Look Back, Take Value Forward
Updated: Aug 24
“Without reflection, we go blindly on our way, creating more unintended consequences, and failing to achieve anything useful.”
Margaret J. Wheatley
If you’re like me, you’ve tried to use some of this additional home time during COVID-19 to grow as a person. I’ve picked up a new book, subscribed to some newsletters, and attended a sizable bundle of webinars in various fields of interest to me. All the while I’ve been wondering: how much of this new found knowledge am I really retaining? We are all told to continue our education well beyond formal academia is complete and in doing so we read, attend conferences, read research, articles, magazines, books and now again, the ubiquitous Zoom webinar. However, at the end of all of this learning, how much of the information can we cite off the top of our heads? More importantly, how much of this information have we truly sponged up such that we can call it learning as opposed to acquiring information? The answer is, it depends.
Research telling us how much people forget after an hour, a day, a week, a month, etc., is all problematic. The reality is that learning is complex and a multitude of factors go into whether or not we have actually learned something we were read, saw, or were taught. This notion that “we forget 70% of what we read” seems right to many of us but the fact is that we don’t have an exact science that can report on such data. Different people will retain information to different degrees. The medium by which we learn matters. Time of day, distractions, means of note taking – all of these factor in to our retention ability.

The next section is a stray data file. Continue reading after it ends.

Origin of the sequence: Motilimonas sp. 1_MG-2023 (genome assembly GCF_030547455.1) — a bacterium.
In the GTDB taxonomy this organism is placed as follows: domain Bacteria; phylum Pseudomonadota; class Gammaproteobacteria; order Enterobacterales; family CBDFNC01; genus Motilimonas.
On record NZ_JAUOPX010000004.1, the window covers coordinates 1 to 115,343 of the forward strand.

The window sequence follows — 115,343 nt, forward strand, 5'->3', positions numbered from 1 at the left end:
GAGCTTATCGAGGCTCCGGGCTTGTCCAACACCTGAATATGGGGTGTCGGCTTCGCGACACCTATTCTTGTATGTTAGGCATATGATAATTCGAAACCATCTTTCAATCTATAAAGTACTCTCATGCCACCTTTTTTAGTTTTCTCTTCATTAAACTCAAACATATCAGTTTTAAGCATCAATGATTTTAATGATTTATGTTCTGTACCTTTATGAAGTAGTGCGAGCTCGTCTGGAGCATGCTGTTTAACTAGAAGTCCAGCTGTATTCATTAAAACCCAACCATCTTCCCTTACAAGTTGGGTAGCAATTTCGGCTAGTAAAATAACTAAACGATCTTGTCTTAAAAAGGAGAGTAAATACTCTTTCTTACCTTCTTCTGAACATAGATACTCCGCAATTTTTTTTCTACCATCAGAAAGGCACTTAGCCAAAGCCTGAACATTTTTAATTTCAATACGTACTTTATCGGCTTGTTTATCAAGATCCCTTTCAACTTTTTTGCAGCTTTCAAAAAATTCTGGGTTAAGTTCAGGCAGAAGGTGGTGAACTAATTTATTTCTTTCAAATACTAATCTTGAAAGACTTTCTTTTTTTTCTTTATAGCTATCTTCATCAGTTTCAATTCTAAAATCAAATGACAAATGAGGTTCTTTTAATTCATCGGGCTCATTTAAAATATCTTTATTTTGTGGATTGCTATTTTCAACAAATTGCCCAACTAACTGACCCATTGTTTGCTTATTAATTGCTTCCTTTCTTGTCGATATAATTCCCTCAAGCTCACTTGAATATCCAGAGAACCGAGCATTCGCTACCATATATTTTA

However, the same can be said for performance. Sure, we learn while we are performing: what works, what isn’t working, how to adjust, etc. But often times once the performance is complete we pack up our stuff, head for the exits, grab a meal, and put it behind us. In sport we have our post-game locker room chats but those are often so full of jubilation, agony, recovery or personal agendas that it’s hard to pull much information from what just occurred.
In order to “mine the value” from our performance or from what we are reading or otherwise digesting, we need to regularly adopt the mental skill known as reflective practice. Simply defined, reflective practice is “a way of studying your own experiences to improve the way you work.” This can be extrapolated to reading, watching a webinar, or any other information you’re otherwise digesting, as a means to improve your ability to retain, comprehend, and then integrate that information into your existing body of knowledge.
So, how best to reflect? You know we can’t give you a blog post without a handy dandy list of bullet points, right? Well, here you go, some top formats for engaging in reflective practice:
Gibb’s reflective cycle (1988) - a cyclical process of reflection pictured here: